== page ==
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Caring about sustainability does not imply action. It's not enough that people care about sustainability because sometimes caring doesn't catalyze them into action, according to Richard Waite GS ’79, who presented on how to make eating habits more sustainable at the Feb. 17 conference on "Changing Climate, Changing Appetites.”
On Friday, February 17th, Princeton Advocates for Justice held an ‘Immigration Day of Action,’ an event for students to voice concerns about President Trump’s executive orders and other national political actions regarding immigration.
On Thursday, Feb. 16, the Muslim Advocates for Social Justice and Individual Dignity and the DREAM Team, two student groups on campus, came together to host a Solidarity Rally and Teach-In.
Solveig Gold, ‘17, and Marisa Salazar, ‘17, were named co-winners of the 2017 Moses Tyler Pyne Honor Prize Feb. 16, the highest general honor awarded to undergraduates by the University.
Marisa Salazar '17
World trade policy can’t be advanced in the future without a stronger focus on workers displaced in an economically uncertain world, Michael B.G. Froman ’85, retired Ambassador and former U.S. Trade Representative under President Barack Obama, said in a lecture Thursday. The lecture responded to steps President Trump has made to change existing United States trade policy by withdrawing from the negotiation stage of the Trans-Pacific Partnership (TPP).
The University’s Herbert Lowell Dillon Gymnasium, constructed in 1947 and home to renowned athletes such as Bill Bradley ‘65, gold-winning captain of the 1964 US Olympic basketball team and current US senator, celebrates its seventieth anniversary this year.Having recently undergone renovations, Dillon Gym has recently reopened all of its A-level facilities this year.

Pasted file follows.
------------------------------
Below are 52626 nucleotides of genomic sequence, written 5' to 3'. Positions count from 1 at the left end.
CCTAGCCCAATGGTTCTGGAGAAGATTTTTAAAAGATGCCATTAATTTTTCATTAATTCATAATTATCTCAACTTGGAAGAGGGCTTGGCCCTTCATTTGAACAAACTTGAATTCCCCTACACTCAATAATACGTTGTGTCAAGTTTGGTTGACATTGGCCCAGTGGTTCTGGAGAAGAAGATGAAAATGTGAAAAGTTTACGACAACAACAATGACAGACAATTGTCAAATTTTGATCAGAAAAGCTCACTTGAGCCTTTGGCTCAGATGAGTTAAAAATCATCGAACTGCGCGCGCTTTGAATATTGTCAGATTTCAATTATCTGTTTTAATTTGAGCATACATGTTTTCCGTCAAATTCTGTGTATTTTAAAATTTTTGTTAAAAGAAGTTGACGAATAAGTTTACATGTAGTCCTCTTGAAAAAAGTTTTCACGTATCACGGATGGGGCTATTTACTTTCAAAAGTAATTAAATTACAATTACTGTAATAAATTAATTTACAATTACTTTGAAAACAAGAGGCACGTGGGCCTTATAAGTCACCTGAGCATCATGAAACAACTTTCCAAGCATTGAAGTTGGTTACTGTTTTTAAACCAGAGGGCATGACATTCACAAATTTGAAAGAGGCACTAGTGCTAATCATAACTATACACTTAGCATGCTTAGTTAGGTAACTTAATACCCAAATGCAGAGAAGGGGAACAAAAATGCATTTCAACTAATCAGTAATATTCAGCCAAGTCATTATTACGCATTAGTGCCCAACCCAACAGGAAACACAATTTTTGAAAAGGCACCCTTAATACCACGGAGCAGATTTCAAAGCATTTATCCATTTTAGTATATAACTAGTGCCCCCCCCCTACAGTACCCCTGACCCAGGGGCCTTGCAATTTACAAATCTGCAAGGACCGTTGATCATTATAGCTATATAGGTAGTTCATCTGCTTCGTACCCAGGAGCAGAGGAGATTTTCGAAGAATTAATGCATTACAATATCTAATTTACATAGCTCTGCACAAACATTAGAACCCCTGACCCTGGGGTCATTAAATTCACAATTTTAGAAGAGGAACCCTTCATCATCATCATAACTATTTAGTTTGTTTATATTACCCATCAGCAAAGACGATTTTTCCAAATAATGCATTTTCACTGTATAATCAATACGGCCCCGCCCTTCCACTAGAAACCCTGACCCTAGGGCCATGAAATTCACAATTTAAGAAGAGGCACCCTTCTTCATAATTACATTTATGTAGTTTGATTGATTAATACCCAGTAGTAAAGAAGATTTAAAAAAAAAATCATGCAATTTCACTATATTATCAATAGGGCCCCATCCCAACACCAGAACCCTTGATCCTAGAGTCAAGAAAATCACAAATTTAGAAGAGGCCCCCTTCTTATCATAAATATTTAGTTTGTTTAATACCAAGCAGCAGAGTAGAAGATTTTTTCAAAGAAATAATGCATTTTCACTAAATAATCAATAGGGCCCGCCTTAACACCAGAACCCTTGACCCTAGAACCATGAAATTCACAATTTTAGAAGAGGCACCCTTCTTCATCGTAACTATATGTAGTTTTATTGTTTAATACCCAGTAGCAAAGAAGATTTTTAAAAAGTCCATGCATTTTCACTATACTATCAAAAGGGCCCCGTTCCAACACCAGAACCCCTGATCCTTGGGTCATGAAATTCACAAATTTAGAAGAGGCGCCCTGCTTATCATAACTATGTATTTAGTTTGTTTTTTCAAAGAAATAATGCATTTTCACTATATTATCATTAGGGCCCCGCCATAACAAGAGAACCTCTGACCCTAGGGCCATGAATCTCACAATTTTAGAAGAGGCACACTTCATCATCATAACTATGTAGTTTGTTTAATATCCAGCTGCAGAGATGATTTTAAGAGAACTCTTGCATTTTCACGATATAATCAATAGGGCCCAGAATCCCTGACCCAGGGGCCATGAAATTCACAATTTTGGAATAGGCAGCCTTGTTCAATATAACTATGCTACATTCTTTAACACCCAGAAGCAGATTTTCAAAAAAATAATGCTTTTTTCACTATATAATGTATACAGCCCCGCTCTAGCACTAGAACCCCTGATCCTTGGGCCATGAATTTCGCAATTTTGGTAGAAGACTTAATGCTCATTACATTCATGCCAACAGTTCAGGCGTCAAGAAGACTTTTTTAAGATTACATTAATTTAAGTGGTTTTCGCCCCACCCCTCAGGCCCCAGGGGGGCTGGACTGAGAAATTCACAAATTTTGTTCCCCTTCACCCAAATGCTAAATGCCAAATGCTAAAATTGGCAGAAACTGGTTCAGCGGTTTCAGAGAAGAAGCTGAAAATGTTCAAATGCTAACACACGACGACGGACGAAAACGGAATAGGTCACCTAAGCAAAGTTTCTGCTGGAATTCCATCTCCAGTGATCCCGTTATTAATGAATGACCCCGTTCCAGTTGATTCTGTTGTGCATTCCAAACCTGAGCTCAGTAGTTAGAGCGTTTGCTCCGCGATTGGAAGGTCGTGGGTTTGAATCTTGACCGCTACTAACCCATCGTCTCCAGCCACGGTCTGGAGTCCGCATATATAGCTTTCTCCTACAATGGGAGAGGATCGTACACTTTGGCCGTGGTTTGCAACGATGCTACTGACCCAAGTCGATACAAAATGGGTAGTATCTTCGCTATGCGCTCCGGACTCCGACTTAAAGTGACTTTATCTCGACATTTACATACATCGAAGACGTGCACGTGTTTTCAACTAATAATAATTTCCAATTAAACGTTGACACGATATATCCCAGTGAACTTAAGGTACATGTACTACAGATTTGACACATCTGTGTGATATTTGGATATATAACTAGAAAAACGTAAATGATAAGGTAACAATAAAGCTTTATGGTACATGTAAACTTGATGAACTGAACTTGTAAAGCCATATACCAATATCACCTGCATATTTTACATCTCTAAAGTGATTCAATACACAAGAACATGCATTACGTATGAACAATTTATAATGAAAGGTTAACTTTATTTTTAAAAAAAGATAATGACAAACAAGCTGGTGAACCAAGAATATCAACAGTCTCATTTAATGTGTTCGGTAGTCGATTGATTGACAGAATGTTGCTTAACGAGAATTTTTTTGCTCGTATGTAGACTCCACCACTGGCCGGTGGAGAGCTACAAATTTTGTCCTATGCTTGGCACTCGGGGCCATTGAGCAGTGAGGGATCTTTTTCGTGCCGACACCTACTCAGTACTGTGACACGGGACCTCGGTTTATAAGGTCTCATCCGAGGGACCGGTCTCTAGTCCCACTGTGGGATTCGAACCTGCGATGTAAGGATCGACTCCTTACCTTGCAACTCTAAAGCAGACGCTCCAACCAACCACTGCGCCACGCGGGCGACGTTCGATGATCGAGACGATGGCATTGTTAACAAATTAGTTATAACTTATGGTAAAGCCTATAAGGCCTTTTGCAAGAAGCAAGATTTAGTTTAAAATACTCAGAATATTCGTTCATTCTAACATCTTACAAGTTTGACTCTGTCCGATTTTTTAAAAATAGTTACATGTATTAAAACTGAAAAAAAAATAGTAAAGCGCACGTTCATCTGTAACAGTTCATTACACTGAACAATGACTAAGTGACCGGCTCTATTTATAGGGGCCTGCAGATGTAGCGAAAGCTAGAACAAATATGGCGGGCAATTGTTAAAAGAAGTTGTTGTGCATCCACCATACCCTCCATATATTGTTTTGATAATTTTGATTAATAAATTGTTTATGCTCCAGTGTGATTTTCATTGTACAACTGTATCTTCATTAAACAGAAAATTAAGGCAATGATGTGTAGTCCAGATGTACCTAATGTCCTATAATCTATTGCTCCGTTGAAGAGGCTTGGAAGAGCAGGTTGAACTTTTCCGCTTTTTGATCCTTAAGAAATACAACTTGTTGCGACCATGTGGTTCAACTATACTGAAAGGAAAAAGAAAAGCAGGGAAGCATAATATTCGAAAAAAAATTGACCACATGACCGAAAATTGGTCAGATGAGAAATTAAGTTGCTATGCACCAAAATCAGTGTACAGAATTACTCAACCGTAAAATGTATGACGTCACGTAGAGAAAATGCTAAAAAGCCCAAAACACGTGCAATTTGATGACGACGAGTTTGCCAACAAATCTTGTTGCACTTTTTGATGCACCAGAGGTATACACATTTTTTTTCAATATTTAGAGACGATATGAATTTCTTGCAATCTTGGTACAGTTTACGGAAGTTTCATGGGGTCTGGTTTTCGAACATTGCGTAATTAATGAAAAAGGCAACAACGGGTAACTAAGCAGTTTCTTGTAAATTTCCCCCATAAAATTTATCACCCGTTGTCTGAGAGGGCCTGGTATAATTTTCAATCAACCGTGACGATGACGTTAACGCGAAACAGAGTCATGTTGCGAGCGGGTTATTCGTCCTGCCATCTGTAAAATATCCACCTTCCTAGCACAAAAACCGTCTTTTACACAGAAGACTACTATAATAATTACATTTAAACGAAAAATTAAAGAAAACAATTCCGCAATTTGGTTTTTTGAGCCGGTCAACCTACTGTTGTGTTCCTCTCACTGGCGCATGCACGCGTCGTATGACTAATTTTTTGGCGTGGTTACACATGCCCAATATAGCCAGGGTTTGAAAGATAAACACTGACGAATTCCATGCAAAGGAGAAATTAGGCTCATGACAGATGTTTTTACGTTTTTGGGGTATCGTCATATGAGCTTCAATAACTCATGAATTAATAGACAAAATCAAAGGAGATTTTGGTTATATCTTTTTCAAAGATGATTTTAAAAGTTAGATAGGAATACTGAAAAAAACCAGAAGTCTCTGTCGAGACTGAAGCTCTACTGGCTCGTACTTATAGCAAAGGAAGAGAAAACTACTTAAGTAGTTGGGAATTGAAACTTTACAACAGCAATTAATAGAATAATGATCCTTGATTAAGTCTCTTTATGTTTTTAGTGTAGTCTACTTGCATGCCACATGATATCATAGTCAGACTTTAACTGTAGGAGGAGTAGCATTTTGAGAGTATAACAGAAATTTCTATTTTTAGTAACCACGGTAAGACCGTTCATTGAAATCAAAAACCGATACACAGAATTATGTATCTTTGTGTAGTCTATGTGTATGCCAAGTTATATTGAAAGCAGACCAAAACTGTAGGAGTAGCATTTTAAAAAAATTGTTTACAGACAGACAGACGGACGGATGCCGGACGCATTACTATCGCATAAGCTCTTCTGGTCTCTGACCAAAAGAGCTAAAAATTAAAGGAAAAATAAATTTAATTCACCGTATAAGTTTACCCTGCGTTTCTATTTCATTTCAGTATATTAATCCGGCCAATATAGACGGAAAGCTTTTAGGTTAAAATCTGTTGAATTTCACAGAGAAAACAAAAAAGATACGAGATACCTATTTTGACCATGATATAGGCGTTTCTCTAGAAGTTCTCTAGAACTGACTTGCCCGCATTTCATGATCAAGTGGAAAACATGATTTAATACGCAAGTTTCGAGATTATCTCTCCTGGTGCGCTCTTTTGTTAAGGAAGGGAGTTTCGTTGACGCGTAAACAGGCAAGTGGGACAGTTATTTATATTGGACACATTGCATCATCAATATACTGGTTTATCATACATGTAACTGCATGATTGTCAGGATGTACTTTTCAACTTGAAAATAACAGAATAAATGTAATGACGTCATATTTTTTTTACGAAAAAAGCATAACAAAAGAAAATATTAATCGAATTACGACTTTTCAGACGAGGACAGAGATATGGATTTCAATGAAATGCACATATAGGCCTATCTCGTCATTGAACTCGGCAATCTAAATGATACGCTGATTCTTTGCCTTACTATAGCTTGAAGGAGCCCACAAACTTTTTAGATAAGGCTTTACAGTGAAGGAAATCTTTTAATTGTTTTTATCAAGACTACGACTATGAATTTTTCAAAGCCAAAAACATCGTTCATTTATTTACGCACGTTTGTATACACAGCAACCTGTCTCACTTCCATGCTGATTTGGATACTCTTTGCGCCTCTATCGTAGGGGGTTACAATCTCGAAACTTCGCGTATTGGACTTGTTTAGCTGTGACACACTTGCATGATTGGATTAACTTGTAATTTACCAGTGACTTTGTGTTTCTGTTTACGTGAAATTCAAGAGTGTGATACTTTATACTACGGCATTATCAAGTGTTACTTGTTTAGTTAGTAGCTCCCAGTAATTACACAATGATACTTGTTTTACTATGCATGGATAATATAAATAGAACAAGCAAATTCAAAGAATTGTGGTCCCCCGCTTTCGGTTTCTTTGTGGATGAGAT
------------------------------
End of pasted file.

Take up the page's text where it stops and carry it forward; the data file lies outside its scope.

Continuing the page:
Solveig Gold '17
University President Christopher Eisgruber ’83 affirmed the University's responsibility to contribute impartial scholarship and durable truths to the world in his first annual State of the University letter.The idea for the letter came out of Eisgruber's conversations with members of the University community after the Board of Trustees released a strategic framework last year.
Undergraduate Student Government President Myesha Jemison ’18 signed on to the "No Apologies Initiative," a collaborative effort among student government leaders of Ivy League and similarly selective peer institutions to automatically remove application fees for first-generation and low-income applicants to their schools, according to a press release. The press release was penned by Viet Nguyen, Brown University Student Body President and the director of 1IvyG, an inter-Ivy first-generation college student network that provides resources to first-generation students and seeks to "improve ... campuses for all first-generation college students.”Melana Hammel ’18, co-chair of the Princeton Hidden Minority Council, also signed on to the initiative along with USG Vice President Daniel Qian ’19.
The February 13, 2017 finale of NBC’s “The Celebrity Apprentice” crowned doctor-turned-standup comedian Matt Iseman ’93 the program's latest winner by host Arnold Schwarzenegger. Iseman beat out singer Boy George.
After former National Security Adviser Michael Flynn’s surprise resignation Feb. 13, three names have come under consideration for his replacement, including retired general and former CIA director David Petraeus MPA ’85 Ph.D ’87.
The Princeton Men’s Lacrosse Team had a difficult season last year, but is looking for a fresh start with a new coaching administration and some exciting new additions to the team. Last year, the team went through a tough time when former coach Chris Bates was fired.
The most sustainable structures that stand with us today “naturally encourage” sustainable behaviors within its occupants, director of the Office of Sustainability Dr. Shana Weber said.
Five undergraduate women in engineering at the University realized that their female peers were dropping out of the engineering departments at much higher rates than their male peers.
University students browsed through and took home free lightly-used and new business clothing at the first ever Tiger Threads Pop-Up Shop, an event run by Career Services, on Tuesday evening.The selection included blouses, dress shirts, pants, ties, scarves, and other formal garments obtained through a partnership with the Office of Community and Regional Affairs, which provided extra clothes obtained through its clothing drive to the Pop-Up Shop.
On Feb. 7, James Hogue, famed con man, pleaded guilty to felony and changes related to an array of stolen goods after being found living in an illegally-built shack situated on a peak on Aspen Mountain in Colorado.